It seems like the project was made to continue the legacy of Hitchcock’s branding of himself. “So, we begin with cinema imitating life and come to life appearing strangely like cinema,” says Grimonprez. “The collapse between what is real and what is fake is very much part of the exploration throughout Looking for Alfred, in particular in reference to look-alike culture. Film stars become fake imitations of their celebrity projections and in turn look-alikes, while adopting the attitudes of their cherished idol, become a more real version of what they try to look like.”
Vertigo is a movie that left an impact on audiences. Regardless whether you thought Hitchcock’s portrayal of Kim Novak’s character was misogynistic, or rather a satire on how women are treated, it brings themes that leave the audience thinking no matter how many times they watch it.
However, I do no believe it was Hitchcock’c best film, and therefore I do not believe it should have been named the greatest film of all time by the BFI.
While Vertigo was beautifully made and had the same feel of other Hitchcock films, I honestly walked away from it feeling indifferent. The casting was off in my opinion, and even Hitchcock himself later admitted that James Stewart was too old for the role and that Kim Novak wasn’t his first choice. The film also didn’t introduce an important theme to film history. While voyeurism was clearly an important theme, Hitchcock thoroughly knocked out that one in the movie Rope. The movie was also very slow; while this was obviously intentional, I can’t help but wonder if it made much of a difference in the long run.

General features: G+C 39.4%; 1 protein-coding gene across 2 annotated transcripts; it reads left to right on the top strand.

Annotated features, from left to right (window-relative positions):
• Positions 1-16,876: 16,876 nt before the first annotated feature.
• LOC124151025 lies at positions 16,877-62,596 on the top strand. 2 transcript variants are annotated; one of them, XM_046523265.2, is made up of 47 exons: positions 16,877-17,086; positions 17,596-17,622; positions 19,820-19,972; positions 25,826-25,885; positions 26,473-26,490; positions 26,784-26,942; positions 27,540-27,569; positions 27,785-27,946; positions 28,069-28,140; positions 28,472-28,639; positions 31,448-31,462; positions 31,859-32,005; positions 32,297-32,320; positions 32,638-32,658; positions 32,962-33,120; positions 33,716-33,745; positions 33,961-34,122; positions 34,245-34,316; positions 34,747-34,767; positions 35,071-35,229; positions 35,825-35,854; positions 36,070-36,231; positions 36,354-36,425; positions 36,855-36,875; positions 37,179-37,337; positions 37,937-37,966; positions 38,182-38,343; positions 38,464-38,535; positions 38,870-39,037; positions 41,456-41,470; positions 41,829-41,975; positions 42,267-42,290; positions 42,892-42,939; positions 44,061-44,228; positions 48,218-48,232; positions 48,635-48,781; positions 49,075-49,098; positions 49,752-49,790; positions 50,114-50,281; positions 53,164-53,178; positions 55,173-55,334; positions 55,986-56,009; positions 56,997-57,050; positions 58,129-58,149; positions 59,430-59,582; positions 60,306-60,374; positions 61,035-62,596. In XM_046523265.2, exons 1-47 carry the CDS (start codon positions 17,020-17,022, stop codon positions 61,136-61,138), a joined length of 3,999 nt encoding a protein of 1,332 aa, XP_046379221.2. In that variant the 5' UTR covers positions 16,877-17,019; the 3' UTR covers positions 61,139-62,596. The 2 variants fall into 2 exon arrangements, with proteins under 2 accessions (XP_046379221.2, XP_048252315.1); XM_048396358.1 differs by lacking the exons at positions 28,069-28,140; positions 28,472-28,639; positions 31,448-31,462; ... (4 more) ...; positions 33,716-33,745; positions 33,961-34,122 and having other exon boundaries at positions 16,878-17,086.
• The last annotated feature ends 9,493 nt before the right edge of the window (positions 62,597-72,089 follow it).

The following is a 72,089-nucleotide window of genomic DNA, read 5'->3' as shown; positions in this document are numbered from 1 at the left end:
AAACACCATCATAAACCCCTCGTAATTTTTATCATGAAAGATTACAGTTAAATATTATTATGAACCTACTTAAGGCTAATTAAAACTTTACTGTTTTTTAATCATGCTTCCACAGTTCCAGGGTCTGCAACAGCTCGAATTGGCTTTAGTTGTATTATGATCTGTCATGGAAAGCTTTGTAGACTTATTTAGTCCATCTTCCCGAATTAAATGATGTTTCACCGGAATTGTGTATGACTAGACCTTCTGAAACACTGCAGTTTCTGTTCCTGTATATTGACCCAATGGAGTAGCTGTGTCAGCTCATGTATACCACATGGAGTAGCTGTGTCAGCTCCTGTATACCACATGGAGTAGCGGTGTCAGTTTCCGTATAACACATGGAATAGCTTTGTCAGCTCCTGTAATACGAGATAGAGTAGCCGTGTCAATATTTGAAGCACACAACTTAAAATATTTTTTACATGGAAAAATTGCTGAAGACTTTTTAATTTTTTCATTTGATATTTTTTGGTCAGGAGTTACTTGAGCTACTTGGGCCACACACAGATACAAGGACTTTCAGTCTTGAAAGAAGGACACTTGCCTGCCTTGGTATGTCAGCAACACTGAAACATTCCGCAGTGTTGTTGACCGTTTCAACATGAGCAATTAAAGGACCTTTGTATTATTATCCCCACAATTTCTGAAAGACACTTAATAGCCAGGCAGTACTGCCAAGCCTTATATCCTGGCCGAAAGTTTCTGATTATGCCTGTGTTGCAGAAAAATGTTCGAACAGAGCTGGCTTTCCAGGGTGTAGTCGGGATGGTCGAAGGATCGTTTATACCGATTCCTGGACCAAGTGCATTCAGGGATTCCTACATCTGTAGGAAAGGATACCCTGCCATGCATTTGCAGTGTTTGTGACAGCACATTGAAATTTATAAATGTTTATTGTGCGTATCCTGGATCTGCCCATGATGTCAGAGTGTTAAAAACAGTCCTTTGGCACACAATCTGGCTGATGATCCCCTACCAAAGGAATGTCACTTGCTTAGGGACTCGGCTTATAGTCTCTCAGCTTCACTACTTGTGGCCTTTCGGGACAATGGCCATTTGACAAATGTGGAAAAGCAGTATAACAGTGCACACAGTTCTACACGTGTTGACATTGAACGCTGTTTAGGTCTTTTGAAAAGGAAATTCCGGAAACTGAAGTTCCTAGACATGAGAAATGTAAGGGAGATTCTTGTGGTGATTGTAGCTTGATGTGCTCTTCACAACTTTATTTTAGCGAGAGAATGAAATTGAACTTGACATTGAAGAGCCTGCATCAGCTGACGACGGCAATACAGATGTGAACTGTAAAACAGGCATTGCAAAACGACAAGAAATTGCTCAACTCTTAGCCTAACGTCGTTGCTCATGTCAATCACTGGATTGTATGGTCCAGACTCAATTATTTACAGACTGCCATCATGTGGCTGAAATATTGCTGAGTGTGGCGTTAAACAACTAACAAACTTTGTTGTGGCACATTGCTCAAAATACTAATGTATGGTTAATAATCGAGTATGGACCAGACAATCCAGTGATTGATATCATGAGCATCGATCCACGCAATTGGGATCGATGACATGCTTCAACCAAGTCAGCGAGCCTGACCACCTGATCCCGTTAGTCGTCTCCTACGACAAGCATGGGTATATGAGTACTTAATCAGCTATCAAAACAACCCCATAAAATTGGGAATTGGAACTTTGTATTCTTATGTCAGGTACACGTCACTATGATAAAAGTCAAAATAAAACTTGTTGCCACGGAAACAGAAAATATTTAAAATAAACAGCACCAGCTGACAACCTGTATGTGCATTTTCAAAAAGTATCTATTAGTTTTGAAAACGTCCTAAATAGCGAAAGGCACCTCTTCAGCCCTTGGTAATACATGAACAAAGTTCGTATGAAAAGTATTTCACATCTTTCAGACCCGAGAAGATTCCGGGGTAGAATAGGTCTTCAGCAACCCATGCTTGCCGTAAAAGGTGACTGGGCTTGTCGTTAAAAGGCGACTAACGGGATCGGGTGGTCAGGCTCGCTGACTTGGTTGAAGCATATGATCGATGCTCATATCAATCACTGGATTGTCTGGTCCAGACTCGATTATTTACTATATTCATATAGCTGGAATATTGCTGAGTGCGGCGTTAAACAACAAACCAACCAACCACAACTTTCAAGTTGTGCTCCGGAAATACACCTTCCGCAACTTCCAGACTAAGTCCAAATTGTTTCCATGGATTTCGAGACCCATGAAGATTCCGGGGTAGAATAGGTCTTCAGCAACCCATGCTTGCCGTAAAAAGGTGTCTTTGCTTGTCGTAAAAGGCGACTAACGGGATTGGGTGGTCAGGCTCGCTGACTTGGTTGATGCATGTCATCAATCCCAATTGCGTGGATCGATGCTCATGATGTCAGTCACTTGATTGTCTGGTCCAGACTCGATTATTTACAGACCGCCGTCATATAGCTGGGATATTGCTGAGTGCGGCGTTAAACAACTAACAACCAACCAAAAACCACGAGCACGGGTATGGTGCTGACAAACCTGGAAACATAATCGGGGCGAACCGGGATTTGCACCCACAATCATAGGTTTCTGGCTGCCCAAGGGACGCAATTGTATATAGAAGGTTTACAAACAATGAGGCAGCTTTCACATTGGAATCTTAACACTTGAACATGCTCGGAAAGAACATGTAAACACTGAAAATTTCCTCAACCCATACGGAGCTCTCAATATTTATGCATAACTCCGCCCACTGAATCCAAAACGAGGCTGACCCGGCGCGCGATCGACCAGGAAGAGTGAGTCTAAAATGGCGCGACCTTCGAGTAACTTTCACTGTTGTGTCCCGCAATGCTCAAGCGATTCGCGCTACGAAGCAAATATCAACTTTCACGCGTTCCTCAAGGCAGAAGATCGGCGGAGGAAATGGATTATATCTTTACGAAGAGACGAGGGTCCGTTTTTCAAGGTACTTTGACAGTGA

I think that Psycho would have a better place at the top of the BFI’s list. Psycho set a standard for all the horror movies that were made afterward, and it changed the film industry forever. It has had such a huge impact on pop culture that the movie is not only a household name, but it’s music and famous shower scene are so well-known that they have become a staple in horror movies to this day.
So why not Psycho? What makes Vertigo, a movie than many people today have never even heard of, so much more special? Like this article that was posted after the release of Vertigo mentions, “it’s questionable whether that much time should be devoted to what is basically only a psychological murder mystery.” In my opinion, Hitchcock made a very slow, but interesting movie that is one of the best out of the movies he made. However, is it really the best of all time?
(Original Review: http://variety.com/1958/film/reviews/vertigo-2-1200419207/)
As we’ve discussed in previous classes, Hitchcock did not shy away from recycling certain shots. In a visual occupation such a film-making, I believe that the best directors are the ones who leave images in your head that never leave. Hitchcock’s dark and ambiguous style particularly stays with an audience long after watching his films, and this is a big reason why his films are considered timeless. Here are some of my favorite reoccurring shots from his films.
Shadowy people by lamp-posts.
Faces obscured by darkness.
The use of reflection.